The Letters of William Cullen Bryant - Vol. 1

By William Cullen Bryant II; Thomas G. Voss et al. | Go to book overview
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School, of which he had been the principal founder. Bryant knew Parker would hold court terms at Lenox in March and September 1824.
At the June 1823 term of the Court of Common Pleas Bryant won for store- keeper Grotius Bloss of nearby Alford a judicial assessment of damages and costs against a neighbor, Augustus Tobey, who had accused Bloss publicly of burning his own store to collect the insurance on its goods. This judgment was confirmed by a jury in September at the Supreme judicial Court term. But Tobey's lawyers, led by veteran John Whiting (see 41.2), moved successfully in arrest of judgment. As Bryant explains, during his absence his associate counsel William C. Jarvis was hurried into a decision which put the victorious plaintiff on the defensive. Bryant's later "plain, common-sense argument" failed to convince the appellate justices, who overturned the jury verdict in September 1824 and levied court costs against Bryant's client. Supreme Judicial Court Records, May Term, 1823-May Term, 1827, pp. 164-169, Berkshire County Court, Pittsfield, Massachusetts. See also Bigelow, Bryant, pp. 38-39; Life, I, 201-202; Berkshire Eagle, June 20, 1878. This reversal of judgment was crucial in Bryant's decision soon afterward to quit the law for journalism. Half a century later he wrote of the verdict, "By a piece of pure chicane, in a case the merits of which were with my client and were perfectly understood by the parties, the court, the jury and every body who heard the trial or heard of it, my client was turned out of court after the jury had awarded him damages and deprived of what they intended he should receive. This did not much heighten my respect for the law." Letter to unidentified correspondent, May 7, 1878, Lafayette College Library.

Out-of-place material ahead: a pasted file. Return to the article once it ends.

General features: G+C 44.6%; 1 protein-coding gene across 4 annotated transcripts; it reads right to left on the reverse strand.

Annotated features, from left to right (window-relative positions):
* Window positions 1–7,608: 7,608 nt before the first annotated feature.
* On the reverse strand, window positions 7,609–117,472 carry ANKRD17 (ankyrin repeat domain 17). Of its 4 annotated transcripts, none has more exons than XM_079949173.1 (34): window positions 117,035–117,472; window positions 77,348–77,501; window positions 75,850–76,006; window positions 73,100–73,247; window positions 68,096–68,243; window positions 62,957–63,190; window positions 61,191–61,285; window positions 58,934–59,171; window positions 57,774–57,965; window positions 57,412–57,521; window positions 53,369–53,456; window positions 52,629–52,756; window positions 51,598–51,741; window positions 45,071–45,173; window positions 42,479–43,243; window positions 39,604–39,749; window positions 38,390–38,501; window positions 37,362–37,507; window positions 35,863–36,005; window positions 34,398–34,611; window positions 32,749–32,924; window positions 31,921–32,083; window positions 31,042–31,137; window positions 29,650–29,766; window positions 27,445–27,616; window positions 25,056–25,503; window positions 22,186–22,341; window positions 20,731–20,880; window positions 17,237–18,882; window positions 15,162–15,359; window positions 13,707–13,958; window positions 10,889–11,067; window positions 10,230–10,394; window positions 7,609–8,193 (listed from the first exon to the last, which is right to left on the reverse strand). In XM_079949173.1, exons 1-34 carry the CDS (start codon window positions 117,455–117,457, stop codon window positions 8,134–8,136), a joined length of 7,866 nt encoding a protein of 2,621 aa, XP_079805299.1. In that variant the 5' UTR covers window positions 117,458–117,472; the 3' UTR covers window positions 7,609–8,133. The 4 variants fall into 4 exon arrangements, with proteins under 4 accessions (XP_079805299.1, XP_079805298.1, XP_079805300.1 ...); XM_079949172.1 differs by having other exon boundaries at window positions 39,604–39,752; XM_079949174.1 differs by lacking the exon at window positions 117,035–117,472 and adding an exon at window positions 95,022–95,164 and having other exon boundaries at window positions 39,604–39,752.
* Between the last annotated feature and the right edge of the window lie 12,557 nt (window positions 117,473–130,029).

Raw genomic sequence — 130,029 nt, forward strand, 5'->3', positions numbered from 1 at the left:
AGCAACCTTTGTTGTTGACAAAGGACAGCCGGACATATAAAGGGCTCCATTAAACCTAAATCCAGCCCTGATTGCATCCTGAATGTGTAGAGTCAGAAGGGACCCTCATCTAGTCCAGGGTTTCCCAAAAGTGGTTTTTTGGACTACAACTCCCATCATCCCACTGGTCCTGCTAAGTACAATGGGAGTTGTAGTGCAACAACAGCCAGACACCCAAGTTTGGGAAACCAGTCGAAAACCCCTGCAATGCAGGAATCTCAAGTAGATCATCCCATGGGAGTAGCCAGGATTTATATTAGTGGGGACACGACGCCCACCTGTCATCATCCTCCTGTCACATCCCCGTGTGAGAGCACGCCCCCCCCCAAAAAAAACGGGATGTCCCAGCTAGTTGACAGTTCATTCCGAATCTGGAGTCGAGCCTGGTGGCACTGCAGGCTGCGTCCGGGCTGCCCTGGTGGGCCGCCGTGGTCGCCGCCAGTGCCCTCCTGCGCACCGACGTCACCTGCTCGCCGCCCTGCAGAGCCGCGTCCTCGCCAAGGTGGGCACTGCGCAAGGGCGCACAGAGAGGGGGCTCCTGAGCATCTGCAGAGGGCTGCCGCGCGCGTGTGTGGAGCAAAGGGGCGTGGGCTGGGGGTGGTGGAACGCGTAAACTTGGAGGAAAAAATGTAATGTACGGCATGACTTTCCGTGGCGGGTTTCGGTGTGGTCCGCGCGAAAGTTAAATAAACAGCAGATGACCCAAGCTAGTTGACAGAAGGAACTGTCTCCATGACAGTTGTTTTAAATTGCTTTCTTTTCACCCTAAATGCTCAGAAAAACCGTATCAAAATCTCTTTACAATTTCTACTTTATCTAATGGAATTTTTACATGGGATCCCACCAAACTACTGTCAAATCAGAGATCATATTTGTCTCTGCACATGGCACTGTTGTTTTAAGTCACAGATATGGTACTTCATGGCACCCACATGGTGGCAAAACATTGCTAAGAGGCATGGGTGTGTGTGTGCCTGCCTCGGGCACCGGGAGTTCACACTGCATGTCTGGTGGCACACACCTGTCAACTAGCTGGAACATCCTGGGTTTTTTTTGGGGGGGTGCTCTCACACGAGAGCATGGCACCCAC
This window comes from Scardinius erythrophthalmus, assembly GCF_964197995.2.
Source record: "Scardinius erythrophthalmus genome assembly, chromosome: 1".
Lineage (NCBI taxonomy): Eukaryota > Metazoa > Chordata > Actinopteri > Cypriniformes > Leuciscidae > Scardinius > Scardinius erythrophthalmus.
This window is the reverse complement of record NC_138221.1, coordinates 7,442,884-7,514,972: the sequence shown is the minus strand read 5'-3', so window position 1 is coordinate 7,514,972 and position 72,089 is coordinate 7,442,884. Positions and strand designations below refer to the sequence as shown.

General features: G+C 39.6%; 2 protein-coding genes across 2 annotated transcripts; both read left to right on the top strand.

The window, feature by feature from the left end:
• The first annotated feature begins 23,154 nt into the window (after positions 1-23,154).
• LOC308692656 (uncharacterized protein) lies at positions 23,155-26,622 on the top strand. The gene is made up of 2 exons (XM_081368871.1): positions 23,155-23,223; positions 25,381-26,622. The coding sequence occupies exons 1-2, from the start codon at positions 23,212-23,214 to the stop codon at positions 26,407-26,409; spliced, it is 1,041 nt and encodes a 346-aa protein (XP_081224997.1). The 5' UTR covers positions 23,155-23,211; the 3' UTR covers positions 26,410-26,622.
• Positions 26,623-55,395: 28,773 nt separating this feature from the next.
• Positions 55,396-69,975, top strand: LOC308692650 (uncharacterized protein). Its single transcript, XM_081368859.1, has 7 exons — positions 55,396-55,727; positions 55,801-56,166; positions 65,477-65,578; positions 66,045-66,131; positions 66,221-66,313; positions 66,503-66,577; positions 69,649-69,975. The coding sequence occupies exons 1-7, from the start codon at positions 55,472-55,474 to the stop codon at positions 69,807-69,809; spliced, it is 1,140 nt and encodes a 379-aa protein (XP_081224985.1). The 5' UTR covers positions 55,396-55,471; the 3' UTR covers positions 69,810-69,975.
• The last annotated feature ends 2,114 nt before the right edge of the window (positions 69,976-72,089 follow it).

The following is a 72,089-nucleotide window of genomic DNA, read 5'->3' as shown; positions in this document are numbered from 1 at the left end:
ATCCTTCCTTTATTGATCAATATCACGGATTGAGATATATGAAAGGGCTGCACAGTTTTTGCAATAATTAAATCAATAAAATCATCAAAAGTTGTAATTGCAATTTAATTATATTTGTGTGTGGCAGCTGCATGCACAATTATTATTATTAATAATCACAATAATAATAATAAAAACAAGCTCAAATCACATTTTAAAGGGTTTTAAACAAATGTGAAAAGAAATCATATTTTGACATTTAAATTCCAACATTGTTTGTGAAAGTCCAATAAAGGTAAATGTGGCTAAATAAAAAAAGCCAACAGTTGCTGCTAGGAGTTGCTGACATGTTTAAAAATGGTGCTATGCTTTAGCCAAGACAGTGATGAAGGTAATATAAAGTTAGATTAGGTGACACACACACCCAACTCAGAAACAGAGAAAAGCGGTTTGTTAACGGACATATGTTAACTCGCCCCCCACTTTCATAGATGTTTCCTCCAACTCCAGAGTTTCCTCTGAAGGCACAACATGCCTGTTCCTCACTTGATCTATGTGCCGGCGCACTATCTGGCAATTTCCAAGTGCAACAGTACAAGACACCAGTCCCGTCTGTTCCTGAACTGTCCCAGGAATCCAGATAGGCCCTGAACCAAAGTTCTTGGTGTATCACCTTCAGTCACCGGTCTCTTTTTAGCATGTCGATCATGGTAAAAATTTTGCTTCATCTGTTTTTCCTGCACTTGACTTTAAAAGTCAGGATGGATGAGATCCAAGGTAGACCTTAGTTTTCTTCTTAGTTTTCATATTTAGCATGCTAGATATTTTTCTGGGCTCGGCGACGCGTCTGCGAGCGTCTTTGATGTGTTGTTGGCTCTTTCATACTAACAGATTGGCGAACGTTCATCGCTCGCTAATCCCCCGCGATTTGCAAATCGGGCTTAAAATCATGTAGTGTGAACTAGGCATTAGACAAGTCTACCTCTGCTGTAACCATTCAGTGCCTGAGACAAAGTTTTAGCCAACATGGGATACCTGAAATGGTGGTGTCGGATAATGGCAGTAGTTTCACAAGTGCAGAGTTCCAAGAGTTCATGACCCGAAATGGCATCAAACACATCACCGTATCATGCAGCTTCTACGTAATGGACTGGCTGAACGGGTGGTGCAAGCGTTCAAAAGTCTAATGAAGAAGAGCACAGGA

93. To Messrs. Robert B. Southwick & Co.1

Great Barrington Dec 27, 1823.


Sometime since I wrote you that I had seen Jno. C. Deming and that he promised to call on you and make some arrangement of the demand against him and [Cyrenus] Stevens. Since that time I have not heard from you.

At present I have some news to communicate concerning him and Stevens of no very agreeable nature.

A man in West Stockbridge, a creditor of Deming to a considerable amount, and who had given him money to discharge a certain debt, which he neglected to pay over & appropriated to his own use, was sued on that debt and called on Deming for security. Deming made to him an assignment of all his effects, and in the assignment stipulated that if the property assigned upon being sold should bring more than enough to pay this debt the surplus should be applied towards the payment of other claims which were mentioned in the assignment, and among which I cannot learn that yours was named. The property however, it is said, will not more than pay the debt it was first intended to secure. In the mean time Deming went off to the State of New York, and is now in Albany on the limits. --One of the creditors, whose name was mentioned in the assignment, has attached the property assigned--and the consequence, it is expected, will be a law suit.

While these things were transacting, Stevens was buying goods in the City of New York. He purchased, it is said, a considerable assortment,


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The Letters of William Cullen Bryant - Vol. 1
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